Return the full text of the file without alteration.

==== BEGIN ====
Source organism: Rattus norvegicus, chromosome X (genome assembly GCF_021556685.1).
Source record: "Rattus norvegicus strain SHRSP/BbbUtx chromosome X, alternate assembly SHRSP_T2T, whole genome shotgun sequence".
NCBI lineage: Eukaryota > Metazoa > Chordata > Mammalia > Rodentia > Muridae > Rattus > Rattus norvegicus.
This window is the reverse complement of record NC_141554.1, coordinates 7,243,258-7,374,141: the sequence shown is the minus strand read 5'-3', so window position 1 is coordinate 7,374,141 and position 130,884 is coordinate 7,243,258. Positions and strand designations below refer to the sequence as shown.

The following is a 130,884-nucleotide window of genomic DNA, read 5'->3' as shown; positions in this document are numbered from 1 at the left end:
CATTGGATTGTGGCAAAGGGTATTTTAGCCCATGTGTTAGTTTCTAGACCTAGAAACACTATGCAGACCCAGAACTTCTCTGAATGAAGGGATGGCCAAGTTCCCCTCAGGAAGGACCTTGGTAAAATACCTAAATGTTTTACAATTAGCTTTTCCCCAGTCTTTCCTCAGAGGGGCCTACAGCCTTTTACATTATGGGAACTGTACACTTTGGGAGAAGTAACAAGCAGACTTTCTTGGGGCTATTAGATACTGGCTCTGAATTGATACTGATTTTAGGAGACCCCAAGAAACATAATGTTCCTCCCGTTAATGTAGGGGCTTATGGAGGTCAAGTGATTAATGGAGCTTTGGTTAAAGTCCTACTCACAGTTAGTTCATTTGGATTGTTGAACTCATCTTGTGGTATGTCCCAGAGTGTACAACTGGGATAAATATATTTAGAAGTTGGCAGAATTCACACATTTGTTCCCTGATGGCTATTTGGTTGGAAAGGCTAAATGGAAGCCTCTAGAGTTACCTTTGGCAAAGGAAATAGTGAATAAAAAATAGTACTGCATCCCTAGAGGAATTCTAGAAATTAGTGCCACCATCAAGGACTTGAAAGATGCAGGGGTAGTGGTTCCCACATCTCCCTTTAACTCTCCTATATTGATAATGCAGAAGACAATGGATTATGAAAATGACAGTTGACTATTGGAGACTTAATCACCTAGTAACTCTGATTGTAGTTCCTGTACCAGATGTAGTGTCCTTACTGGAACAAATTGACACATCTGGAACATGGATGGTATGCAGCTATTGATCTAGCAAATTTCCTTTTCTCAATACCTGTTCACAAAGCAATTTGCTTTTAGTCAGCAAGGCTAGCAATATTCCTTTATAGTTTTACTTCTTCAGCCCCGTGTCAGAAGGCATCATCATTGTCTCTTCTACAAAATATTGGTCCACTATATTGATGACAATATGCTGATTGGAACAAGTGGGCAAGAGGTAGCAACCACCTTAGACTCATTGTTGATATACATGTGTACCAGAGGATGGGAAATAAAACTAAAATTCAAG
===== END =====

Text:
Source organism: Rattus norvegicus, chromosome X (genome assembly GCF_021556685.1).
Source record: "Rattus norvegicus strain SHRSP/BbbUtx chromosome X, alternate assembly SHRSP_T2T, whole genome shotgun sequence".
NCBI lineage: Eukaryota > Metazoa > Chordata > Mammalia > Rodentia > Muridae > Rattus > Rattus norvegicus.
This window is the reverse complement of record NC_141554.1, coordinates 7,243,258-7,374,141: the sequence shown is the minus strand read 5'-3', so window position 1 is coordinate 7,374,141 and position 130,884 is coordinate 7,243,258. Positions and strand designations below refer to the sequence as shown.

The following is a 130,884-nucleotide window of genomic DNA, read 5'->3' as shown; positions in this document are numbered from 1 at the left end:
CATTGGATTGTGGCAAAGGGTATTTTAGCCCATGTGTTAGTTTCTAGACCTAGAAACACTATGCAGACCCAGAACTTCTCTGAATGAAGGGATGGCCAAGTTCCCCTCAGGAAGGACCTTGGTAAAATACCTAAATGTTTTACAATTAGCTTTTCCCCAGTCTTTCCTCAGAGGGGCCTACAGCCTTTTACATTATGGGAACTGTACACTTTGGGAGAAGTAACAAGCAGACTTTCTTGGGGCTATTAGATACTGGCTCTGAATTGATACTGATTTTAGGAGACCCCAAGAAACATAATGTTCCTCCCGTTAATGTAGGGGCTTATGGAGGTCAAGTGATTAATGGAGCTTTGGTTAAAGTCCTACTCACAGTTAGTTCATTTGGATTGTTGAACTCATCTTGTGGTATGTCCCAGAGTGTACAACTGGGATAAATATATTTAGAAGTTGGCAGAATTCACACATTTGTTCCCTGATGGCTATTTGGTTGGAAAGGCTAAATGGAAGCCTCTAGAGTTACCTTTGGCAAAGGAAATAGTGAATAAAAAATAGTACTGCATCCCTAGAGGAATTCTAGAAATTAGTGCCACCATCAAGGACTTGAAAGATGCAGGGGTAGTGGTTCCCACATCTCCCTTTAACTCTCCTATATTGATAATGCAGAAGACAATGGATTATGAAAATGACAGTTGACTATTGGAGACTTAATCACCTAGTAACTCTGATTGTAGTTCCTGTACCAGATGTAGTGTCCTTACTGGAACAAATTGACACATCTGGAACATGGATGGTATGCAGCTATTGATCTAGCAAATTTCCTTTTCTCAATACCTGTTCACAAAGCAATTTGCTTTTAGTCAGCAAGGCTAGCAATATTCCTTTATAGTTTTACTTCTTCAGCCCCGTGTCAGAAGGCATCATCATTGTCTCTTCTACAAAATATTGGTCCACTATATTGATGACAATATGCTGATTGGAACAAGTGGGCAAGAGGTAGCAACCACCTTAGACTCATTGTTGATATACATGTGTACCAGAGGATGGGAAATAAAACTAAAATTCAAG